The inclusion of a guest-worker program in the GOP platform marks a victory for business-oriented Republicans who are worried that a strict enforcement-only approach to immigration will ruin certain industries, such as agriculture, which relies heavily on undocumented immigrant labor.
Kobach’s considerable influence was on display at the Republican platform committee meeting on Tuesday, as he shot down several suggestions from other members who questioned the necessity of mandating electronic verification of workers or asked for market-based quotas on foreign workers.
At Kobach's request, the committee added language to the platform calling for mandatory electronic verification of workers, a border fence, and an end to “sanctuary cities” and in-state tuition for illegal immigrant college students.
The Hill reported that paradoxically, the party called for more immigration laws such as the one Kobach penned for Arizona.
The national GOP’s guest-worker initiative imitates that of the Texas Republicans, who passed their invitation for more foreign workers in June. The Texas GOP website said the measure was a “bold move” that “calls on the government to create an effective and secure guest worker program and an update for long outdated Social Security card. The guest worker program should be created in a way that will be self-funding.”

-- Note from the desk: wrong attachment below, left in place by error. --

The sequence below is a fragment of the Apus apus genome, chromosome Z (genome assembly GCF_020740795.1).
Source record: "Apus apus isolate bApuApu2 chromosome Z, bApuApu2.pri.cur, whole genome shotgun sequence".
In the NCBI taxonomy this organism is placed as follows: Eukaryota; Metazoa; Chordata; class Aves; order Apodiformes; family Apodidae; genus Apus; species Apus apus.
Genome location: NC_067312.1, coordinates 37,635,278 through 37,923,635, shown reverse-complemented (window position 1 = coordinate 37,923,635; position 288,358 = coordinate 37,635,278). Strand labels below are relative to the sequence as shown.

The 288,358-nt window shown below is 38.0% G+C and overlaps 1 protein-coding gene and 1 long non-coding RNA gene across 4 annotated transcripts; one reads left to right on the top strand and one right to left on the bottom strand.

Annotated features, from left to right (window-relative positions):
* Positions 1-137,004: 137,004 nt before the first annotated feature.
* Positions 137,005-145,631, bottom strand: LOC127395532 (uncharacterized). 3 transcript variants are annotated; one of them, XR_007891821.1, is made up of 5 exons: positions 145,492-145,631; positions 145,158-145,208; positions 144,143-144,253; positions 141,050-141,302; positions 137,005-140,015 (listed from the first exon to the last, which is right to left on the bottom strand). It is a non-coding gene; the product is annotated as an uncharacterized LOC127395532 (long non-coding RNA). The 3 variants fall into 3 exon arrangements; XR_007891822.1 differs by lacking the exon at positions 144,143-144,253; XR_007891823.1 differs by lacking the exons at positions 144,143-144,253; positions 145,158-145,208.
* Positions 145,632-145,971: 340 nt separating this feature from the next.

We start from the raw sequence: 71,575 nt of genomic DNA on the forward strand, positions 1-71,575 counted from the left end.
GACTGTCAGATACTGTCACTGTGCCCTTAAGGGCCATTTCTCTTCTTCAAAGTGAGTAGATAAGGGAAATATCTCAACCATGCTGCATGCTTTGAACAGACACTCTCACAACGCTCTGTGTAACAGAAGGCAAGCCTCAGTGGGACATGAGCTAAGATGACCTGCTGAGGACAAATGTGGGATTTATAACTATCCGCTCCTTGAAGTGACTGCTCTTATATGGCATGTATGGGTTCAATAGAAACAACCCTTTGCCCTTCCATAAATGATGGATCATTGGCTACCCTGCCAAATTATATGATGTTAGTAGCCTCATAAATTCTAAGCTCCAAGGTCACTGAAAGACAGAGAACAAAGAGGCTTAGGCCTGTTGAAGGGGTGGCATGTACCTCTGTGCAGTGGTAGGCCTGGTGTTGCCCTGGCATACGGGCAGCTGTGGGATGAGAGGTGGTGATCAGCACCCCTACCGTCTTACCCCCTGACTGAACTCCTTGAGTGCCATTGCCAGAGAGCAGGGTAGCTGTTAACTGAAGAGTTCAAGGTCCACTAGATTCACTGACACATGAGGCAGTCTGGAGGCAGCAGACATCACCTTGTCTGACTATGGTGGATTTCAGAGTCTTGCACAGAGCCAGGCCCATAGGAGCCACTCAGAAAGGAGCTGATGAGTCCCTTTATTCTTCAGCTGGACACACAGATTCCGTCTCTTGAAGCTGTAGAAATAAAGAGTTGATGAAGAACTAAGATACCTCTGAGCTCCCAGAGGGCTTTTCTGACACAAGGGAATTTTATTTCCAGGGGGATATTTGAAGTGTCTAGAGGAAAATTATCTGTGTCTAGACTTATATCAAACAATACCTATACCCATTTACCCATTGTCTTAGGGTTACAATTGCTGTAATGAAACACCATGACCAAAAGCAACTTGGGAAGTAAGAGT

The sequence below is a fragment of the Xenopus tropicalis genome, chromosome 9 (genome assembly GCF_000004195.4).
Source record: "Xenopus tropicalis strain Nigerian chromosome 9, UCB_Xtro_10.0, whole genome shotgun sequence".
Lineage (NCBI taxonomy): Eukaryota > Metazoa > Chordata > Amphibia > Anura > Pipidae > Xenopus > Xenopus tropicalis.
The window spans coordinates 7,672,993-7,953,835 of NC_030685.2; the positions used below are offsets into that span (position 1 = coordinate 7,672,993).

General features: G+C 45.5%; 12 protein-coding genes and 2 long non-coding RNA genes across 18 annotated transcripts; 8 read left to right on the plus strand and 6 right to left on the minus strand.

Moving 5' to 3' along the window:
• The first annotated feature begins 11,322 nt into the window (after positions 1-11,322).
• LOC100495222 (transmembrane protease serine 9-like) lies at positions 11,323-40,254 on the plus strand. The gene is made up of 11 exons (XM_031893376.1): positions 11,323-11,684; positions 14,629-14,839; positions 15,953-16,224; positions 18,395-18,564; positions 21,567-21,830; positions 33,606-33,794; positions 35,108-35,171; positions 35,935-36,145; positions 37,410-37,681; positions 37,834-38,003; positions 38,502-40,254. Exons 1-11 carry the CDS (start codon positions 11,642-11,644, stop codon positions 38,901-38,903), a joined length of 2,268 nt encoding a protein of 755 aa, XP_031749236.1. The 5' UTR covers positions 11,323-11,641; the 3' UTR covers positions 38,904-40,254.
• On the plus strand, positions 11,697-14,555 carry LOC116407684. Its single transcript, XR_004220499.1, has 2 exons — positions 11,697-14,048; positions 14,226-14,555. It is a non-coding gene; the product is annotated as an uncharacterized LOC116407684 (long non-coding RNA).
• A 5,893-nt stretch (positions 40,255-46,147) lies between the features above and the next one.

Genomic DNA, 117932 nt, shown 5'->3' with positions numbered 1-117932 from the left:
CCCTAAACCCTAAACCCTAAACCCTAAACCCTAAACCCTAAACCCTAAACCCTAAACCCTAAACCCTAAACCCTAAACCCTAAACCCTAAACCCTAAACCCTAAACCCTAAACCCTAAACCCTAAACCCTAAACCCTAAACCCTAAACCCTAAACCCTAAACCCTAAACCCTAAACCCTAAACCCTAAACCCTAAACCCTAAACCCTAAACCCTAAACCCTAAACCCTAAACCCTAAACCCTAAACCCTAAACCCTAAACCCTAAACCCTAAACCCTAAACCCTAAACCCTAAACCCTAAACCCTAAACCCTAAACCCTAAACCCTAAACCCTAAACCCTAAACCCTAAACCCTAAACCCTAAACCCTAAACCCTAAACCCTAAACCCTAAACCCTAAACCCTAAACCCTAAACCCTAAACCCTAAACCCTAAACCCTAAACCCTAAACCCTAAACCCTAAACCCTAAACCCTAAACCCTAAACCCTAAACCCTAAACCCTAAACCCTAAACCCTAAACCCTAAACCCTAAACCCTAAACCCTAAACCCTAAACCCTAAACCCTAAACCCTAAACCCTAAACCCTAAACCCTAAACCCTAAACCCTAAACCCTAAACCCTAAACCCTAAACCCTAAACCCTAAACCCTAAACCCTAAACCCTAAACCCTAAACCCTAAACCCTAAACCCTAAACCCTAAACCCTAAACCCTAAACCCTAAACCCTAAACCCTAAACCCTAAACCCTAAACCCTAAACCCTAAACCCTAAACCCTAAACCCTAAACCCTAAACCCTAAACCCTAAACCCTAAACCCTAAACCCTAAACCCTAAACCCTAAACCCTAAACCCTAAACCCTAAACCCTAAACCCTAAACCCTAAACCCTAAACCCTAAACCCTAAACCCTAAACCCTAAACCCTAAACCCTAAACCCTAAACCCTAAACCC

On social issues, the GOP is pro-life and anti-gay "marriage.” CNN reported that the draft language on abortion includes these words:
Faithful to the "self-evident" truths enshrined in the Declaration of Independence, we assert the sanctity of human life and affirm that the unborn child has a fundamental individual right to life which cannot be infringed. We support a human life amendment to the Constitution and endorse legislation to make clear that the Fourteenth Amendment's protections apply to unborn children.
As well, CNN noted:
The party will reaffirm its opposition to federally-funded embryonic stem cell research and demand that the government "not fund or subsidize health care which includes abortion coverage."